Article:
Will customers purchase BrainChip Studio before the Accelerator is available?

Customers will purchase, or we expect customers to purchase BrainChip Studio in an ongoing fashion. As I said, we'll continue to market both. The Accelerator doesn't preclude us from marketing the software solution to those that want to keep it on their own server. So, we'll market both.

Would it have been better to launch both together?

I don't necessarily think so. I think that customers have been playing with the software in one fashion or another through, you know, kind of the Spikenet interaction. I do believe we've got a lot of attention on the capabilities of the analytic tools by launching BrainChip Studio as a software solution. It was ready to go and I saw no reason to delay that launch and engage with a wider group of customers and try to get to scale on the software as quickly as we could. Time to market, time to money. And, again, it's not mutually exclusive. People won't all gravitate to the Accelerator.

What income has been generated by Game Outlook?

We're not going to disclose revenue by any particular product line or application. It's just not good business practice.

What income do you estimate for BrainChip Studio in the next 1 to 5 years?

We're a public company. We don't provide forward-looking guidance of that sort. That being said, we hope to have engagements and interactions with sell side analysts who will build their own models based on the total available market, the served available market, and an estimate of what share of market we could capture.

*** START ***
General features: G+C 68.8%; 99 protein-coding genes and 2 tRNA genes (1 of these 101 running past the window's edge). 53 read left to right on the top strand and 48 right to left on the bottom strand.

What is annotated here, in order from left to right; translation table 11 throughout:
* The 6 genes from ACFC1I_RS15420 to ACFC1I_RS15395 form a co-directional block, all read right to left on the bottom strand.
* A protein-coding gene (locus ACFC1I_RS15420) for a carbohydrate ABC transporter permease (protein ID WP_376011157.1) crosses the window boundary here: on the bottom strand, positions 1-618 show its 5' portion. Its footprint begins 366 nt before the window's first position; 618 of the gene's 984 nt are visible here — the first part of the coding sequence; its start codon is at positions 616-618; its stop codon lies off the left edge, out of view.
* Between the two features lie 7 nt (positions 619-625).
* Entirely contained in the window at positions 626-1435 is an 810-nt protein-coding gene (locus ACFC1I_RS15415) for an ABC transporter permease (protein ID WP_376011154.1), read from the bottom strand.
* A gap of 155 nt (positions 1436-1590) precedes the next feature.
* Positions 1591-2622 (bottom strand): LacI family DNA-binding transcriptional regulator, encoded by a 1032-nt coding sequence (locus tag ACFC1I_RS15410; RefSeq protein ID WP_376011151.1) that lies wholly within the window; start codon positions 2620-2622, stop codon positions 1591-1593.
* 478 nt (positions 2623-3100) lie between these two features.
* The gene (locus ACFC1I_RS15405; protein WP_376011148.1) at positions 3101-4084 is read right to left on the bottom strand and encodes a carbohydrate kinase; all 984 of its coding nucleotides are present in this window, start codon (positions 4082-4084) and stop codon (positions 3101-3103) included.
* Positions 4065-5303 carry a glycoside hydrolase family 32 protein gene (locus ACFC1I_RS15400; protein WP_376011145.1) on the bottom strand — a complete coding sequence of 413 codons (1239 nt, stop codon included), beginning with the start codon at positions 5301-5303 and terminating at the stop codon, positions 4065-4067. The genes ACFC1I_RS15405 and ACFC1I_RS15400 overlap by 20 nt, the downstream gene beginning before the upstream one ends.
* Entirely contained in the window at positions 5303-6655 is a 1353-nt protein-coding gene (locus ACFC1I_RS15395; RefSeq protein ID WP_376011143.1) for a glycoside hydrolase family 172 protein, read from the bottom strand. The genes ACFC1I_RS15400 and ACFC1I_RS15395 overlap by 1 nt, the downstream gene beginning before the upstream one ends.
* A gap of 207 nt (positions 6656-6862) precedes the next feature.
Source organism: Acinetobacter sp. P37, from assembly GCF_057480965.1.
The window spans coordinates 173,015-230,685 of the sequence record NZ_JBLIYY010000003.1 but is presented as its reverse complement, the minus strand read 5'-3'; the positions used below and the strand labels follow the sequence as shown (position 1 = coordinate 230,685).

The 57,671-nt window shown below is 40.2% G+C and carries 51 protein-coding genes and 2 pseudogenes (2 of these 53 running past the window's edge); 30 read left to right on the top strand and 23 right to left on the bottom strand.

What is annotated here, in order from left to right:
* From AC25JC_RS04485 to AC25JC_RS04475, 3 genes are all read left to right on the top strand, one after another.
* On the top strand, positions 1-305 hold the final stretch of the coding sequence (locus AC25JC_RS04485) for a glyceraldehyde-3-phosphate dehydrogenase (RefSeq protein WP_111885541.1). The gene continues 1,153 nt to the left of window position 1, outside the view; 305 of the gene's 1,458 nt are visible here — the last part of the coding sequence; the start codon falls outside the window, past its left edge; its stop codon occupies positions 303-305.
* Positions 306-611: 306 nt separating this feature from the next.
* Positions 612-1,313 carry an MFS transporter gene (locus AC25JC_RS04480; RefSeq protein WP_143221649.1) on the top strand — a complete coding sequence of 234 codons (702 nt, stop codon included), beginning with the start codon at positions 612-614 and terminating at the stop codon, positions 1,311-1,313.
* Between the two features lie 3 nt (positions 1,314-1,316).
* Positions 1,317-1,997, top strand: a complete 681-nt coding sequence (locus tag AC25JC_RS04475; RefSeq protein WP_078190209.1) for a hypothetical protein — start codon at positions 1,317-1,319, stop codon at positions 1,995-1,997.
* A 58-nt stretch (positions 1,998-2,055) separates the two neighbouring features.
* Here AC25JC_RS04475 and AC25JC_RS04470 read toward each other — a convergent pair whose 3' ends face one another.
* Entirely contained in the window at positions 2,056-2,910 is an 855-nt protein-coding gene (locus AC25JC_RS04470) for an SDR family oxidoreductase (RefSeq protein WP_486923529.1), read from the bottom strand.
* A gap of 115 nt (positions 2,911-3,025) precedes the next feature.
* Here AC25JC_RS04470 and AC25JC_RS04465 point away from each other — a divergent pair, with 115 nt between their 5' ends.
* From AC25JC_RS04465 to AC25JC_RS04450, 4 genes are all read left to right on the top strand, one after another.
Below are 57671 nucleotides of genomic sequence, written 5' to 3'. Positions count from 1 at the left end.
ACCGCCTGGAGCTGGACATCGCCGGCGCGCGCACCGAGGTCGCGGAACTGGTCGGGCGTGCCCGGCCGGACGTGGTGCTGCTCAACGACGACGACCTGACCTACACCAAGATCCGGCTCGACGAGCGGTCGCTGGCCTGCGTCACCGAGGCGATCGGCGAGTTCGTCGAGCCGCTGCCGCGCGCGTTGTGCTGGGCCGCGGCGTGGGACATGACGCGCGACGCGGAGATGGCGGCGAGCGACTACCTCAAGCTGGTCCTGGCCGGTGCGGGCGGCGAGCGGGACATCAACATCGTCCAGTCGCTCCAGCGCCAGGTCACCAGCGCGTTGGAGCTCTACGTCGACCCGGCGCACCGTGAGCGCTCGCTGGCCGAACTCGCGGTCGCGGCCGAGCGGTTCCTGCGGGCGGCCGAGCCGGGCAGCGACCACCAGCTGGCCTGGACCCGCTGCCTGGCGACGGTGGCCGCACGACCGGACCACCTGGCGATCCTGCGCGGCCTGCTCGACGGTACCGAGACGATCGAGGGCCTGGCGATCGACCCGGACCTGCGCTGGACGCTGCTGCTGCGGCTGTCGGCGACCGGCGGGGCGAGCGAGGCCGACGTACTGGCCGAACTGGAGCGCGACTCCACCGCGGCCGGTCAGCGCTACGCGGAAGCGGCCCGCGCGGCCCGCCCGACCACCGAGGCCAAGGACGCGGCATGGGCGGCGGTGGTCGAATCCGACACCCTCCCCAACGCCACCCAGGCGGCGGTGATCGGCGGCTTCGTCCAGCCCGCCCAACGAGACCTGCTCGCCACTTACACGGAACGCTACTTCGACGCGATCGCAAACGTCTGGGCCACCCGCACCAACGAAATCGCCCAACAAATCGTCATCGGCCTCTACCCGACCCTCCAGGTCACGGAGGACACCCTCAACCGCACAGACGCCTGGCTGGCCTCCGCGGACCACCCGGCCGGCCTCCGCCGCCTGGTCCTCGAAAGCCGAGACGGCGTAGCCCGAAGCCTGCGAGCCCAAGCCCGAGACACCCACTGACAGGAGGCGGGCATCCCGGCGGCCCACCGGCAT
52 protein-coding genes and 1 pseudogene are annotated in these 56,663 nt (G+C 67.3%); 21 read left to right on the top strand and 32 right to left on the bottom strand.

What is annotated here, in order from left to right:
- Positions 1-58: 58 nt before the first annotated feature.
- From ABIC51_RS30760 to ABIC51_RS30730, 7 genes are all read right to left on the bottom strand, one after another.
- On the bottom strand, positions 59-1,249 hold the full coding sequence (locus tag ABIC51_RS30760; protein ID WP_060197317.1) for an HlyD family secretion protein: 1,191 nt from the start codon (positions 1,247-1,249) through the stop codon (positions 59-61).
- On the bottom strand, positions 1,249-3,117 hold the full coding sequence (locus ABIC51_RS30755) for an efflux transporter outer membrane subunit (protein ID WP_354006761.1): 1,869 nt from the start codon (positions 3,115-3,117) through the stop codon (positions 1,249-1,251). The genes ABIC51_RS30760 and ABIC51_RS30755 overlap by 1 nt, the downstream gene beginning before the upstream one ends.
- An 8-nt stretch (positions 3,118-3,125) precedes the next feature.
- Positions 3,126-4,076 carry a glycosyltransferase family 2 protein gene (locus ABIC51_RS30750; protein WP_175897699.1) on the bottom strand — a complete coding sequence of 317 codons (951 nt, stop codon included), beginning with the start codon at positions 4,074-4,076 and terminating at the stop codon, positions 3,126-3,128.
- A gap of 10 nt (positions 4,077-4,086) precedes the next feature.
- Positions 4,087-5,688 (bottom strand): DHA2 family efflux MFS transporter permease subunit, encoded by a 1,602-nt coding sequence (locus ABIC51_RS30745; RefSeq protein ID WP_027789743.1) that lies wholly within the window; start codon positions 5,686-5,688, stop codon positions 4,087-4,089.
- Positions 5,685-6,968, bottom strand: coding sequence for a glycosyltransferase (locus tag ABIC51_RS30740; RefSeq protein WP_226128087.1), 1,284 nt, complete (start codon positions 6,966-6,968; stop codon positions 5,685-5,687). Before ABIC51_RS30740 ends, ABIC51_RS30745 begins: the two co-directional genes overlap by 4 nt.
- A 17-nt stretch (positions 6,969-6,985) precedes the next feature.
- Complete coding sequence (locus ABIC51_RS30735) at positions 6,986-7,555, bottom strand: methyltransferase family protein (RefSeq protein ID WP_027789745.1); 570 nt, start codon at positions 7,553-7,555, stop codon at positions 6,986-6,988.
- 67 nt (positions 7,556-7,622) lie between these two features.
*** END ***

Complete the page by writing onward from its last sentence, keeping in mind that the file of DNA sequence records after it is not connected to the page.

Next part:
Was the hardware discussed and demoed at the Mizuho conference?

It was certainly discussed. I wasn't there and I don't think Bob demoed it. We have done some demonstrations. Again, in September, when I'm back here in Sydney for the CEO Sessions, we are going to have at least one, if not two, product days. What we'll demo at that point -- I would hope to think we could certainly be demoing the software -- that's already in the marketplace -- and that will be right on the cusp of the product introduction of the Accelerator.

Can you please share with us how many NDAs we currently have in place and how many of those are with top-tier companies?

No, I can't do that. That's the nature of NDAs, and I certainly wouldn't want to lead our competitors to the trough. I could say it's significant, and we've got many NDAs in place.

There's a question about top-tier companies. I would say virtually all of them are with top-tier companies. You know, when you're look at the announced accounts that we make public, you could think of companies in a similar class. As a small company, your focus has to be on the leaders in industry, both to validate your technology as well as as the greatest opportunity for a return on invested capital -- the invested capital in R&D as well as the invested capital that goes into building a sales team.

Any update on the New York school?

The New York school is coming along. It's dragging out a little longer than I would have expected, but I think that we'll have something out of them before the end of the quarter I would hope. That's kind of my expectation.

We've heard a lot about trials. When will we be seeing revenue from customers?

I think I've talked about that already.